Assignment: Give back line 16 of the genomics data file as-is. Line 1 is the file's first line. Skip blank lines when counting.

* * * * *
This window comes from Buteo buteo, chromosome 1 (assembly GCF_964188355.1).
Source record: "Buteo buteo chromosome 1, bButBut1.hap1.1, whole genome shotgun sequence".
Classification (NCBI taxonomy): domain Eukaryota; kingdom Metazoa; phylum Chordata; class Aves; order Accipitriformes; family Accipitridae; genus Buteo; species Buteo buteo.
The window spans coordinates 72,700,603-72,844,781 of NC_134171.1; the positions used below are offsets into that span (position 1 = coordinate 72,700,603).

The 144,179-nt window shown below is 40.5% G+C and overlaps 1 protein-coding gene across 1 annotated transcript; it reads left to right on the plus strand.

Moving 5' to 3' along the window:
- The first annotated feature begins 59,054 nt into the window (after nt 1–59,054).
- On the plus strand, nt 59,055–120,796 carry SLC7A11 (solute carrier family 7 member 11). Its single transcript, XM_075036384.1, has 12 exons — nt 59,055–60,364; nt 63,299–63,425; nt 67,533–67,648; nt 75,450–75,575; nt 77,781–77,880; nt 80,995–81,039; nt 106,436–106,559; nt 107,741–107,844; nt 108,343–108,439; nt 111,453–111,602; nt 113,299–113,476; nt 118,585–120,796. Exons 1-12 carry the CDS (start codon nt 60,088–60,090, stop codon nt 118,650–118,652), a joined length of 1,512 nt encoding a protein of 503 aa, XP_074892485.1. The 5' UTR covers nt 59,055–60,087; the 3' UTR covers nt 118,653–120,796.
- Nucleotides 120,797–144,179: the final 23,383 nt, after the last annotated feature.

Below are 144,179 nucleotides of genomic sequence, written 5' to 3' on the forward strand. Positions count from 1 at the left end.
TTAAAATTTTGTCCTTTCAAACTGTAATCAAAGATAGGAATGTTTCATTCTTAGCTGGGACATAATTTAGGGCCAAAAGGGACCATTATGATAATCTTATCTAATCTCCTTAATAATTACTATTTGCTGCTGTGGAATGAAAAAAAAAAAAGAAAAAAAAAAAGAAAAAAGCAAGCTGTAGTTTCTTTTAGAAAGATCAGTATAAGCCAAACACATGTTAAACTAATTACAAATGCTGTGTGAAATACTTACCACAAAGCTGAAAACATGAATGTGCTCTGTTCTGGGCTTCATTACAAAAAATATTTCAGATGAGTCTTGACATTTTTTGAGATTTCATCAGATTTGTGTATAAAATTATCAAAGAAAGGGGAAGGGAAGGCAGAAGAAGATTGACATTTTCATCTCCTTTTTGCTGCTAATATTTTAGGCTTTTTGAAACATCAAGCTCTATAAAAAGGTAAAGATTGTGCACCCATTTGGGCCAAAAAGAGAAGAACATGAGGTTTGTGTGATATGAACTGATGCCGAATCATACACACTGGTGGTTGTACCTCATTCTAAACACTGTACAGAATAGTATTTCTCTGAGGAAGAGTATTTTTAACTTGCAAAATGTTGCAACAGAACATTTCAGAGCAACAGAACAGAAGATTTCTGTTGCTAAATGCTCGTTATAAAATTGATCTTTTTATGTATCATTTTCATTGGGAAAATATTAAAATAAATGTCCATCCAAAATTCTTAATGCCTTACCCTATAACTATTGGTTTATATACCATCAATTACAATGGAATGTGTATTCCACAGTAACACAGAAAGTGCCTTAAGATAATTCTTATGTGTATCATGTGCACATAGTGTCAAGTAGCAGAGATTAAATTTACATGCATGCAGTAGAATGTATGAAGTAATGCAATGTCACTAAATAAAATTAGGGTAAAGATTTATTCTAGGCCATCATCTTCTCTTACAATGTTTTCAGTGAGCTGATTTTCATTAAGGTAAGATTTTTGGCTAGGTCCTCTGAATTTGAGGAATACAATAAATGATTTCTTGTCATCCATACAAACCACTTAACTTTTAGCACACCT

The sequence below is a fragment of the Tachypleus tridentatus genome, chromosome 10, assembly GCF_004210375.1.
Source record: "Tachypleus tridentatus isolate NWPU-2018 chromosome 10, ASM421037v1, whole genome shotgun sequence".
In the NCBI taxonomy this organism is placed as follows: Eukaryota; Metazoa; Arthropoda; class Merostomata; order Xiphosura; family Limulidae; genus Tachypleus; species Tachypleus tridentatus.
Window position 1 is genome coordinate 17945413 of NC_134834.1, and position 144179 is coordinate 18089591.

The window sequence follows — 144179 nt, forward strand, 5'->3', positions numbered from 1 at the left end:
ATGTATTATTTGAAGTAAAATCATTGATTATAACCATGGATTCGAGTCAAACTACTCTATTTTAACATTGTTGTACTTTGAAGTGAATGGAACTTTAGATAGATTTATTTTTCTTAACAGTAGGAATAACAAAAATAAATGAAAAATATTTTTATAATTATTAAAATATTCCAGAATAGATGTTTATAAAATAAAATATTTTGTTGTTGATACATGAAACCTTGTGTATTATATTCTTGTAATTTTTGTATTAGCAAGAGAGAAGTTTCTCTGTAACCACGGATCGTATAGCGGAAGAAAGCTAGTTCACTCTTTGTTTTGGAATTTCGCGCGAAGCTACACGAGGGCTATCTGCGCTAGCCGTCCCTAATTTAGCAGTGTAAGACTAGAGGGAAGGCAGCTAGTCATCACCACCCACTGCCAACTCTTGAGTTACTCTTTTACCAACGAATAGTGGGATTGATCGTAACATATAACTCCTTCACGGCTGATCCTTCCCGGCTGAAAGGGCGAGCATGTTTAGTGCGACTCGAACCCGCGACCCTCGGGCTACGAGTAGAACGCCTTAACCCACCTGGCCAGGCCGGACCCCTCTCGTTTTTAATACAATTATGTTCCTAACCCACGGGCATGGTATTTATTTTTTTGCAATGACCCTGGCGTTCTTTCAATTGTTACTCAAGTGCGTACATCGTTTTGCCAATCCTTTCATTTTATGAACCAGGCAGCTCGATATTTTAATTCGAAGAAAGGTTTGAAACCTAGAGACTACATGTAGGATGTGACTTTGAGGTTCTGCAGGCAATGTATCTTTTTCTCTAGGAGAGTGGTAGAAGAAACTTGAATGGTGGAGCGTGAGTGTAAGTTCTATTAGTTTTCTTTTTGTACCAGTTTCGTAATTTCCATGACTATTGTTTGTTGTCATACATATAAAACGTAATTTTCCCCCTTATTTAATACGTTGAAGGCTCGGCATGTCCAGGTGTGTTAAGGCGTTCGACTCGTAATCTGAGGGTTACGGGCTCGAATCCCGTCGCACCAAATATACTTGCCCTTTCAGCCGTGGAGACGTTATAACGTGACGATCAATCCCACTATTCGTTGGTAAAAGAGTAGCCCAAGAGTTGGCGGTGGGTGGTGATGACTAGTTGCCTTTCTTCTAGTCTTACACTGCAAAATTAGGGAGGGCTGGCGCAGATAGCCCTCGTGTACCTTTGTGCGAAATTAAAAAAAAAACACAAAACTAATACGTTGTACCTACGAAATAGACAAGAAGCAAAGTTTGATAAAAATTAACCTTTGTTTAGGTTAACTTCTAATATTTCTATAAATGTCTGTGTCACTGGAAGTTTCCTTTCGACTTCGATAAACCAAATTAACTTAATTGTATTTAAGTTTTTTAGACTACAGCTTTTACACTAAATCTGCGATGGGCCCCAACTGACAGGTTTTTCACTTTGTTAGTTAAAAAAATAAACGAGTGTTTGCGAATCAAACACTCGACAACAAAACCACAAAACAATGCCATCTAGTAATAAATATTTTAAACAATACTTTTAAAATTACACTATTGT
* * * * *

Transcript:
The window sequence follows — 144179 nt, forward strand, 5'->3', positions numbered from 1 at the left end: